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Introduction

In Oman, the Omanisation programme has been in operation since 1988, working toward replacing expatriates with trained Omani Personnel. by the end of 1999, the number of Omanis in government services exceeded the set target of 72%, and in most departments reached 86% of employees. The Ministry has also stipulated fixed Omanisation targets in six areas of the private sector. Most companies have registered Omanisation plans. Since April 1998 a 'green card' has been awarded to companies that meet their Omanisation targets and comply with the eligibility criteria fro labour relations. The names of these companies are published in the local press and they receive preferential treatment in their dealings with the Ministry.

H. M. Sultan Qaboos to oversee Omanisation drive

His Majesty Sultan Qaboos has underlined the growing need for collective efforts to boost Omanisation, saying he would personally follow up the implementation of the recommendations of the newly-created National Manpower Employment Forum.

"Forums and studies usually tackle hypothetical issues but the subjects of this forum are realistic and the implementation of its recommendations will be possible only if there is a concerted effort from the government and the other sectors of the community", said Sultan Qaboos, while addressing at the royal camp in Ibri Walis, members of the State Council, the upper house of parliament, Majlis Al Shura, the lower house and dignitaries belonging to the Dhaihra region.

Omanisation, a campaign meant not only to ensure job for each citizen but also to reduce dependence on expatriates in search of self-reliance in human resource, has become the government's top priority more than ever before since the recent address by the Omani leader to the joint house of parliament, devoted as it was to the national manpower development.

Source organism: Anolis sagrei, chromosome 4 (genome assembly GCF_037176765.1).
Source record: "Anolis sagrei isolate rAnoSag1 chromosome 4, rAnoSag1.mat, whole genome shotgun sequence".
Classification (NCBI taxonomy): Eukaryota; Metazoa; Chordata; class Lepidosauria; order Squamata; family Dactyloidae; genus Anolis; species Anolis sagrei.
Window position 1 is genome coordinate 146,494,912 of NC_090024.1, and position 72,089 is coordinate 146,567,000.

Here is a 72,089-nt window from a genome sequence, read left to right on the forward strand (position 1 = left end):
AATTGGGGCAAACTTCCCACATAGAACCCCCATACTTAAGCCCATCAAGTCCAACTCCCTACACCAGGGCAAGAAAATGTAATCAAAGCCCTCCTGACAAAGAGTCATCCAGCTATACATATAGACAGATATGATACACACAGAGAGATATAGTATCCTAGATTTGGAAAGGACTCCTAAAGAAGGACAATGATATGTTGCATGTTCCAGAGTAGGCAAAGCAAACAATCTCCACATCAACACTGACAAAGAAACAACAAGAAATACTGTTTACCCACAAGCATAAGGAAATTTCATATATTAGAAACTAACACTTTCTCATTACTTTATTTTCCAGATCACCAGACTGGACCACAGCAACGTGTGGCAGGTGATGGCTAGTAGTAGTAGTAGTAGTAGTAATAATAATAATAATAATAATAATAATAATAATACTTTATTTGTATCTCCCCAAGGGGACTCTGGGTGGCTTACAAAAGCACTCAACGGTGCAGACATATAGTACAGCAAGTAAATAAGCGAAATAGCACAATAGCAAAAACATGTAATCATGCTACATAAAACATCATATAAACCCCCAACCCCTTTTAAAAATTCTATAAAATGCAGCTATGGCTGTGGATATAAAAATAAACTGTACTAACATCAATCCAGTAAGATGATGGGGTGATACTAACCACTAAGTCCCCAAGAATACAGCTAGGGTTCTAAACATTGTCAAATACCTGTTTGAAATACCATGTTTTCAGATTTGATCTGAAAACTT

The local media has been geared up to drive home the royal message to ensure a complete success of the campaign.

Already, thousands of illegal workers have been sent back home to create room for citizens and more are leaving before the extended amnesty deadline expires by the end of this month. A similar move was initiated three years ago.

Expatriates form more than one-fourth of the 2 million population, according to the first census held in 1993.The next one is due in late 2003. According to Oman Television, which broadcast the royal address in Ibri, Sultan Qaboos said he has watched some Proceedings of the forum on Omanisation on television and was impressed by the level of frankness pervading the atmosphere.

"Without open discussions nothing could be achieved", he announced.

A number of ministers, accompanying Sultan Qaboos on the tour, have come out with indepth working papers, pinpointing hurdles facing Omanisation and ways to remove them to meet the all-important objective.

One of the main obstacles, as pointed out by Sheikh Amor bin Shuwain Al Hosni, Minister of Labour and Social Affairs, was the presence of foreign top management which prefers expatriate workers, a clear hint that this top stratega needs to be 'Omanised.'

Sultan Qaboos said the Omani youth constituted a large vital section of the society and no effort would be spared to ensure a bright,dignified future for them. At the same time, he exhorted the youth to work diligently and selflessly for the development of the country, as "work ,whatever its nature, is a virtue."

He explained that citizens able to establish their own projects will not only benefit themselves but also their families and the whole community. "Failing to act and talking about obstacles and hurdles will lead to nowhere," he said.

The Ministry has stipulated a fixed Omanisation ratio in six areas of the private sector. Transport, storage and communications are to have 60% Omanisation, finance; insurance and real estate 45%; industry 35%; hotels and restaurants 30%; wholesale or retail trading 20% and contracting 15%.

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